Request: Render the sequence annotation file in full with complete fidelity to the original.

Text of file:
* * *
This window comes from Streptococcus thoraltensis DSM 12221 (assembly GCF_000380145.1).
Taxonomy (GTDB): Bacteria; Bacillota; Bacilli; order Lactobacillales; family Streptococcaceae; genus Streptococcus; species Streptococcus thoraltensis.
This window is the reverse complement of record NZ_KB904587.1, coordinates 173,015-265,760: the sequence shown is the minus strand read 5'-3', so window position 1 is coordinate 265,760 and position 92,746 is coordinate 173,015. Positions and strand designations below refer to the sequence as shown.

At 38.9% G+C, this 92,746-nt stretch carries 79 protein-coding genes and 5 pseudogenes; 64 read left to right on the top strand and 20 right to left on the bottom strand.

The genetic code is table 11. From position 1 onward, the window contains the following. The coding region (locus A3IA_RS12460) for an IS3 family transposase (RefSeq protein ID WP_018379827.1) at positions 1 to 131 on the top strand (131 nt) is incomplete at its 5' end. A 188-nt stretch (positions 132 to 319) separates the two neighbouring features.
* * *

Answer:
This window comes from Streptococcus thoraltensis DSM 12221 (assembly GCF_000380145.1).
Taxonomy (GTDB): Bacteria; Bacillota; Bacilli; order Lactobacillales; family Streptococcaceae; genus Streptococcus; species Streptococcus thoraltensis.
This window is the reverse complement of record NZ_KB904587.1, coordinates 173,015-265,760: the sequence shown is the minus strand read 5'-3', so window position 1 is coordinate 265,760 and position 92,746 is coordinate 173,015. Positions and strand designations below refer to the sequence as shown.

At 38.9% G+C, this 92,746-nt stretch carries 79 protein-coding genes and 5 pseudogenes; 64 read left to right on the top strand and 20 right to left on the bottom strand.

The genetic code is table 11. From position 1 onward, the window contains the following. The coding region (locus A3IA_RS12460) for an IS3 family transposase (RefSeq protein ID WP_018379827.1) at positions 1 to 131 on the top strand (131 nt) is incomplete at its 5' end. A 188-nt stretch (positions 132 to 319) separates the two neighbouring features.